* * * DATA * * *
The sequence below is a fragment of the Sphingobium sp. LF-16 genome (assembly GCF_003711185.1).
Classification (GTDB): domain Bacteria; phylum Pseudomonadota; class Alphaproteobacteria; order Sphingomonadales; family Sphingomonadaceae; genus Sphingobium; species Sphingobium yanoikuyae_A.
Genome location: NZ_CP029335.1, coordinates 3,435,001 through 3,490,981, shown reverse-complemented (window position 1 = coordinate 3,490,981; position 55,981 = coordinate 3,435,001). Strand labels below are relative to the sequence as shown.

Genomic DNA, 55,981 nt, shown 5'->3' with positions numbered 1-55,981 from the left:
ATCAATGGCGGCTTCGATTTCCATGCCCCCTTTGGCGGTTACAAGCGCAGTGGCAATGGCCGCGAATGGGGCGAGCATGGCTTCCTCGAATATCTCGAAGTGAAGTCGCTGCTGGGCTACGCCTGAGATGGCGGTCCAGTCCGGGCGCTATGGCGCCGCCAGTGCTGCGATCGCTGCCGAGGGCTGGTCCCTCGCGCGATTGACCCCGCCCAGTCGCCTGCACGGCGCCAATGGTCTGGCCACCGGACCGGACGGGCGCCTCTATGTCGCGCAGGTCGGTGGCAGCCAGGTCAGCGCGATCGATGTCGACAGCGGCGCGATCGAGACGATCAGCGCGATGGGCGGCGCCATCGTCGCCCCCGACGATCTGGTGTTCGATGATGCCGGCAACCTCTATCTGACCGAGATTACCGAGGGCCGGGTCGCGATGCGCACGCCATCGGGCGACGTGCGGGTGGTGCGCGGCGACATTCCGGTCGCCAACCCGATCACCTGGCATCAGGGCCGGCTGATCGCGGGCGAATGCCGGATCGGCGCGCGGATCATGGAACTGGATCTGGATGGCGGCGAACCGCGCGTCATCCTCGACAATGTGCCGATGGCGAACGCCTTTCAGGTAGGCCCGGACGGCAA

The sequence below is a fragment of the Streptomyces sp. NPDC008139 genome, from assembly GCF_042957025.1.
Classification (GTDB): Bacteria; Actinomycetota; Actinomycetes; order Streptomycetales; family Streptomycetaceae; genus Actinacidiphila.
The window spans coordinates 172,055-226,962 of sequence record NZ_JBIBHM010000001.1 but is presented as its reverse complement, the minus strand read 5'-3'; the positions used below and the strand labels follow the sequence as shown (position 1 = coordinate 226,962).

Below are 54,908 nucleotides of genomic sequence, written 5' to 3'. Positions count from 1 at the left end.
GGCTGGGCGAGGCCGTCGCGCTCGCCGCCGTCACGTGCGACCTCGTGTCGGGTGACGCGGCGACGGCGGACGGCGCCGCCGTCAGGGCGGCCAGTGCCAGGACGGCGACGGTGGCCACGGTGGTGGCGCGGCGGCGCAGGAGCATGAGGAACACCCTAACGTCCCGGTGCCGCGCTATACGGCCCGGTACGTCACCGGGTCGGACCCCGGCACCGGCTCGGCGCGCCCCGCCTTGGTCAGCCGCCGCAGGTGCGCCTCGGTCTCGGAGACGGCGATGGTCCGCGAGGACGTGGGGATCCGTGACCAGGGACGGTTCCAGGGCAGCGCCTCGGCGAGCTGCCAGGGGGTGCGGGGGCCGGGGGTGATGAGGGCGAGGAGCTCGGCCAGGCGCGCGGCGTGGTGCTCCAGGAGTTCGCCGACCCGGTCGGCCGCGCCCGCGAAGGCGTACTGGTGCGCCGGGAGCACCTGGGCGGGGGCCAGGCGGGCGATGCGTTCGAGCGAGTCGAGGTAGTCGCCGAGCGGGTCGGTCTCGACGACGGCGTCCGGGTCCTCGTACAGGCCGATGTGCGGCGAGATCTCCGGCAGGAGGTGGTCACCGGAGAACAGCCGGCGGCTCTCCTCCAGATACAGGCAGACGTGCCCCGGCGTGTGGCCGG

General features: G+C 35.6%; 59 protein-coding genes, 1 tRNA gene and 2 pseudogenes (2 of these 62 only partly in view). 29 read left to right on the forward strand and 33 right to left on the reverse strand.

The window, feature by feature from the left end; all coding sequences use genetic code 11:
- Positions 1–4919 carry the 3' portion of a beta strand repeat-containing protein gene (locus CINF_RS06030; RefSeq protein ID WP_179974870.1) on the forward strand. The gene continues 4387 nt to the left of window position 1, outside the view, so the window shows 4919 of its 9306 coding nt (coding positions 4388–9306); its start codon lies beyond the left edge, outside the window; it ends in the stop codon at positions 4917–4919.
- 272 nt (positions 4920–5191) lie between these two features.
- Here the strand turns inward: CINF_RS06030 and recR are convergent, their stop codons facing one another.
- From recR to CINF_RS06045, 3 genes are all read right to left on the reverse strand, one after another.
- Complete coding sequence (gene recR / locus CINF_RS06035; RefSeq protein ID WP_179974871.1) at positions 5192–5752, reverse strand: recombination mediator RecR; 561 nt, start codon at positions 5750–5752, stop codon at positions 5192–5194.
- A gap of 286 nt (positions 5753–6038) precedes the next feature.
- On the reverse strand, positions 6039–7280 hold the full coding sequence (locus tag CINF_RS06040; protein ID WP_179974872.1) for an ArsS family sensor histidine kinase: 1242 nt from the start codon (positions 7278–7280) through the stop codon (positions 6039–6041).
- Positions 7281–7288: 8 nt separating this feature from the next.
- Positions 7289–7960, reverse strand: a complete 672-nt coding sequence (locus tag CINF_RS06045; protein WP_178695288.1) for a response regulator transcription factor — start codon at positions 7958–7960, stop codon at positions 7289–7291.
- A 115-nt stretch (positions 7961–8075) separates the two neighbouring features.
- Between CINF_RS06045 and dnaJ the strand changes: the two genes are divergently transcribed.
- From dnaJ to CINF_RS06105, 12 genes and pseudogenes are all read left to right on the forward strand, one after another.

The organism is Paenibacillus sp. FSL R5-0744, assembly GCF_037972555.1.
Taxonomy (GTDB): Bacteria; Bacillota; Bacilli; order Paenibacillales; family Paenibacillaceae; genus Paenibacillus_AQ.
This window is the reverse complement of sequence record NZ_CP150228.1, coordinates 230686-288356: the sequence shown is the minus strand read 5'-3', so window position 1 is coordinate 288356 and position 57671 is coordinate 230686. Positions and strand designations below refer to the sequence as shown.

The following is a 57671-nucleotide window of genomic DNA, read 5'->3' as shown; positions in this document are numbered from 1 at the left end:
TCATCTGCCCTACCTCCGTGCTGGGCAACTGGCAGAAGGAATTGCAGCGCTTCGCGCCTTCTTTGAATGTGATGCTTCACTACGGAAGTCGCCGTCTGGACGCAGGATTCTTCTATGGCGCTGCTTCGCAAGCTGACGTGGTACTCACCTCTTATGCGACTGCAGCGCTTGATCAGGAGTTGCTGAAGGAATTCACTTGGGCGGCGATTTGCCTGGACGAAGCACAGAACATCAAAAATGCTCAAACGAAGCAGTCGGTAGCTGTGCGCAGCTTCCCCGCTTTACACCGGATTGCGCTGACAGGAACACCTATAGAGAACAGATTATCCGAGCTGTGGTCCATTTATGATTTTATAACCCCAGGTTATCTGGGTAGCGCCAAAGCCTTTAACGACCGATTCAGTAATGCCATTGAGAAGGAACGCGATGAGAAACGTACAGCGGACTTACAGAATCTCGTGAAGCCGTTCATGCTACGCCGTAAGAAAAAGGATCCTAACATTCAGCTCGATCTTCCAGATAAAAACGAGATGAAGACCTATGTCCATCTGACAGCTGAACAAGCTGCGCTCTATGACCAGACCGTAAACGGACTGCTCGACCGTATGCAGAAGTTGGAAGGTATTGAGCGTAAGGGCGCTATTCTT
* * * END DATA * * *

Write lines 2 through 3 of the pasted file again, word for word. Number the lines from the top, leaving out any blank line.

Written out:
Classification (GTDB): domain Bacteria; phylum Pseudomonadota; class Alphaproteobacteria; order Sphingomonadales; family Sphingomonadaceae; genus Sphingobium; species Sphingobium yanoikuyae_A.
Genome location: NZ_CP029335.1, coordinates 3,435,001 through 3,490,981, shown reverse-complemented (window position 1 = coordinate 3,490,981; position 55,981 = coordinate 3,435,001). Strand labels below are relative to the sequence as shown.